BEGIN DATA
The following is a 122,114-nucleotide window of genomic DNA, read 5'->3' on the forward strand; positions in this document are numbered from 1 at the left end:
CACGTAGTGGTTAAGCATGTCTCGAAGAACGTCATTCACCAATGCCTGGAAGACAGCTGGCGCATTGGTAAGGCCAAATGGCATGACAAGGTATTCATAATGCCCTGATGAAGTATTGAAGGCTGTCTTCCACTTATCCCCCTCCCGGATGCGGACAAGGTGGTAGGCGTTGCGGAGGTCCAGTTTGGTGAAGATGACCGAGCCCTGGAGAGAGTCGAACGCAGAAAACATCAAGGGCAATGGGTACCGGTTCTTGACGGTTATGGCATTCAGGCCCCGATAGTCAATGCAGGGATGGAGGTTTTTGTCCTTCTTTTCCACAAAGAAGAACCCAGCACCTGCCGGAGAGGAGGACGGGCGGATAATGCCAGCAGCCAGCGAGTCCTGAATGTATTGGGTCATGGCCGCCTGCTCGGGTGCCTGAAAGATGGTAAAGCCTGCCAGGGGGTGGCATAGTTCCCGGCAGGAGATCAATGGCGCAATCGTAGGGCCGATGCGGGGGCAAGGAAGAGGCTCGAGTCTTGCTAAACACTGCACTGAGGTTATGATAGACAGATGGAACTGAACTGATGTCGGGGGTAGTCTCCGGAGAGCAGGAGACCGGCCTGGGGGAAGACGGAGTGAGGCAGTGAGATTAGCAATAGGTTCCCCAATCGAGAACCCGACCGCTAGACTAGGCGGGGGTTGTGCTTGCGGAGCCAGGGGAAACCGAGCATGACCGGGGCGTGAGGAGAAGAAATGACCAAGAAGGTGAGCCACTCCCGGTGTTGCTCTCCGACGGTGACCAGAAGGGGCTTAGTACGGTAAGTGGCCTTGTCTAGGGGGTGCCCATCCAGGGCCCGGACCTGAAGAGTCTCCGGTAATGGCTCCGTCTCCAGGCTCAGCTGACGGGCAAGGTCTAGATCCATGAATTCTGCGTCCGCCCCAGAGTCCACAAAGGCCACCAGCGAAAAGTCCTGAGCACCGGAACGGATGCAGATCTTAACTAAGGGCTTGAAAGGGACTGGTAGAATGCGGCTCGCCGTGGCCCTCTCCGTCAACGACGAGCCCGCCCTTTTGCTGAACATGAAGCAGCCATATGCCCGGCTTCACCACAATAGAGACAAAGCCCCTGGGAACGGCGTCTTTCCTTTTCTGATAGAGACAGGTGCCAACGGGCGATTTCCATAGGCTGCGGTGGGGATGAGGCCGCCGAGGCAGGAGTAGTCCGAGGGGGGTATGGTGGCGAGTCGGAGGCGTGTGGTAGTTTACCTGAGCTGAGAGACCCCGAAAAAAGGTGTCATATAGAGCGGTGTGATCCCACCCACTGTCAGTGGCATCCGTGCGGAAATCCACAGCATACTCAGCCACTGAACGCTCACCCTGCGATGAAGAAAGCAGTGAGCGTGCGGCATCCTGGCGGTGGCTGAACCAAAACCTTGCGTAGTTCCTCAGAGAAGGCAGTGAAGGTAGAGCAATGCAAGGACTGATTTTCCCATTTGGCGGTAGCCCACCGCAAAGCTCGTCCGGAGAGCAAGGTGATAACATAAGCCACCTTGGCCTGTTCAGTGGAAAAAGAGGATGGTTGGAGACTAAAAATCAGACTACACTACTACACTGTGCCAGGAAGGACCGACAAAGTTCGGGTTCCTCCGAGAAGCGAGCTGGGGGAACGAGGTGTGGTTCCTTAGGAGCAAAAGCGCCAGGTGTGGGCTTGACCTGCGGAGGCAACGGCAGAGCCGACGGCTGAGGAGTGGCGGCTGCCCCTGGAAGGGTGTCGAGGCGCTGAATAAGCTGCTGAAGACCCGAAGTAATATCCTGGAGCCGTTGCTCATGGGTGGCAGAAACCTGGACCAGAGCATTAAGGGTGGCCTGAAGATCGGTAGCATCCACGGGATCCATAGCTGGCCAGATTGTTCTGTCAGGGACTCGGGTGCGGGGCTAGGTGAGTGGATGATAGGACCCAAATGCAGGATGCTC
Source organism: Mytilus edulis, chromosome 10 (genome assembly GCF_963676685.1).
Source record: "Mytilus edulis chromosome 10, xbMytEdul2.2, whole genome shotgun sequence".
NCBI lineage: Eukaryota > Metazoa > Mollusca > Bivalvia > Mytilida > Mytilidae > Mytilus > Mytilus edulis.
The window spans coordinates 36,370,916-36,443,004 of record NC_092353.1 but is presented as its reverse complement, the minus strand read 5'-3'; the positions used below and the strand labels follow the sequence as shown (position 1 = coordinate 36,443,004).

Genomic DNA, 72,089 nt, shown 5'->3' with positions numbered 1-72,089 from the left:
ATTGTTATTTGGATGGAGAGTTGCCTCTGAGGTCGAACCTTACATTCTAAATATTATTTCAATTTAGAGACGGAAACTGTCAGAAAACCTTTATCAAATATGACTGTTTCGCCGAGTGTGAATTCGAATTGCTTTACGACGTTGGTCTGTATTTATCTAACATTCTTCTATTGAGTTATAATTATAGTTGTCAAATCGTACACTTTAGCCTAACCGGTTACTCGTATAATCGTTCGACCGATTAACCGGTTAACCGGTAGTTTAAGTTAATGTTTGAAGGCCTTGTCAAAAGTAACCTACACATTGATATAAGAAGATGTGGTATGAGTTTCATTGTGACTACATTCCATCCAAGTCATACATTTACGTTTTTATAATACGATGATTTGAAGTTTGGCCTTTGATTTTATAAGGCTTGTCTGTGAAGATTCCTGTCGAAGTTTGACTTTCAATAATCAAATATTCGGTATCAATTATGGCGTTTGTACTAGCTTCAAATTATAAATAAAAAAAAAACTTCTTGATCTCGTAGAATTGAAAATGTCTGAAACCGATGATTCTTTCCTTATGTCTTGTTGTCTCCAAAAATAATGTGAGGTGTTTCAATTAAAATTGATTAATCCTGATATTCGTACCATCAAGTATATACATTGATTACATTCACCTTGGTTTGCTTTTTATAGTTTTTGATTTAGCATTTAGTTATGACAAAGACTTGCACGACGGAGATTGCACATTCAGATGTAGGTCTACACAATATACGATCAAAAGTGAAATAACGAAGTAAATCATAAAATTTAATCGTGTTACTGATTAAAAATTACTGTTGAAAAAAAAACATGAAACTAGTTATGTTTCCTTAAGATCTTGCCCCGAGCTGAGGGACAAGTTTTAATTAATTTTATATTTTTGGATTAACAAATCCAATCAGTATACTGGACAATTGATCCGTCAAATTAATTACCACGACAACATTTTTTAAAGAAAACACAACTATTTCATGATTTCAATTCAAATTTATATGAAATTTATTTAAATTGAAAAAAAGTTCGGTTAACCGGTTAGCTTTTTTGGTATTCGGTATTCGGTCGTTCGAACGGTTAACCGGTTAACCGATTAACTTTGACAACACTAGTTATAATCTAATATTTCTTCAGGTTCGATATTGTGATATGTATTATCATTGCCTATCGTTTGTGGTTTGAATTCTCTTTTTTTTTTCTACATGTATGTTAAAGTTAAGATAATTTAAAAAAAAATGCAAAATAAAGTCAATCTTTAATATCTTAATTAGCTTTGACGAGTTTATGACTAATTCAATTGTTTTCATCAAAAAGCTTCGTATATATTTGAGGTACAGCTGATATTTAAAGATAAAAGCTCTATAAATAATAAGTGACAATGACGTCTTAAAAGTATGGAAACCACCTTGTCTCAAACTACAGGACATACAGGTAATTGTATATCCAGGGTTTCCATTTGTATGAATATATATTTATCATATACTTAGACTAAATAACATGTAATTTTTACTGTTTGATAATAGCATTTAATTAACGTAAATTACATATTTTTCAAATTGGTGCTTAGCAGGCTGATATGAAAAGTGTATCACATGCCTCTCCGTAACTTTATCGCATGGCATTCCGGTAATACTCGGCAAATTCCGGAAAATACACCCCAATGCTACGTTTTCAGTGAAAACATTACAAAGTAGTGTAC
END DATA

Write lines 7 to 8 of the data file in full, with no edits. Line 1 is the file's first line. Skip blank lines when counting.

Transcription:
Genomic DNA, 72,089 nt, shown 5'->3' with positions numbered 1-72,089 from the left:
ATTGTTATTTGGATGGAGAGTTGCCTCTGAGGTCGAACCTTACATTCTAAATATTATTTCAATTTAGAGACGGAAACTGTCAGAAAACCTTTATCAAATATGACTGTTTCGCCGAGTGTGAATTCGAATTGCTTTACGACGTTGGTCTGTATTTATCTAACATTCTTCTATTGAGTTATAATTATAGTTGTCAAATCGTACACTTTAGCCTAACCGGTTACTCGTATAATCGTTCGACCGATTAACCGGTTAACCGGTAGTTTAAGTTAATGTTTGAAGGCCTTGTCAAAAGTAACCTACACATTGATATAAGAAGATGTGGTATGAGTTTCATTGTGACTACATTCCATCCAAGTCATACATTTACGTTTTTATAATACGATGATTTGAAGTTTGGCCTTTGATTTTATAAGGCTTGTCTGTGAAGATTCCTGTCGAAGTTTGACTTTCAATAATCAAATATTCGGTATCAATTATGGCGTTTGTACTAGCTTCAAATTATAAATAAAAAAAAAACTTCTTGATCTCGTAGAATTGAAAATGTCTGAAACCGATGATTCTTTCCTTATGTCTTGTTGTCTCCAAAAATAATGTGAGGTGTTTCAATTAAAATTGATTAATCCTGATATTCGTACCATCAAGTATATACATTGATTACATTCACCTTGGTTTGCTTTTTATAGTTTTTGATTTAGCATTTAGTTATGACAAAGACTTGCACGACGGAGATTGCACATTCAGATGTAGGTCTACACAATATACGATCAAAAGTGAAATAACGAAGTAAATCATAAAATTTAATCGTGTTACTGATTAAAAATTACTGTTGAAAAAAAAACATGAAACTAGTTATGTTTCCTTAAGATCTTGCCCCGAGCTGAGGGACAAGTTTTAATTAATTTTATATTTTTGGATTAACAAATCCAATCAGTATACTGGACAATTGATCCGTCAAATTAATTACCACGACAACATTTTTTAAAGAAAACACAACTATTTCATGATTTCAATTCAAATTTATATGAAATTTATTTAAATTGAAAAAAAGTTCGGTTAACCGGTTAGCTTTTTTGGTATTCGGTATTCGGTCGTTCGAACGGTTAACCGGTTAACCGATTAACTTTGACAACACTAGTTATAATCTAATATTTCTTCAGGTTCGATATTGTGATATGTATTATCATTGCCTATCGTTTGTGGTTTGAATTCTCTTTTTTTTTTCTACATGTATGTTAAAGTTAAGATAATTTAAAAAAAAATGCAAAATAAAGTCAATCTTTAATATCTTAATTAGCTTTGACGAGTTTATGACTAATTCAATTGTTTTCATCAAAAAGCTTCGTATATATTTGAGGTACAGCTGATATTTAAAGATAAAAGCTCTATAAATAATAAGTGACAATGACGTCTTAAAAGTATGGAAACCACCTTGTCTCAAACTACAGGACATACAGGTAATTGTATATCCAGGGTTTCCATTTGTATGAATATATATTTATCATATACTTAGACTAAATAACATGTAATTTTTACTGTTTGATAATAGCATTTAATTAACGTAAATTACATATTTTTCAAATTGGTGCTTAGCAGGCTGATATGAAAAGTGTATCACATGCCTCTCCGTAACTTTATCGCATGGCATTCCGGTAATACTCGGCAAATTCCGGAAAATACACCCCAATGCTACGTTTTCAGTGAAAACATTACAAAGTAGTGTAC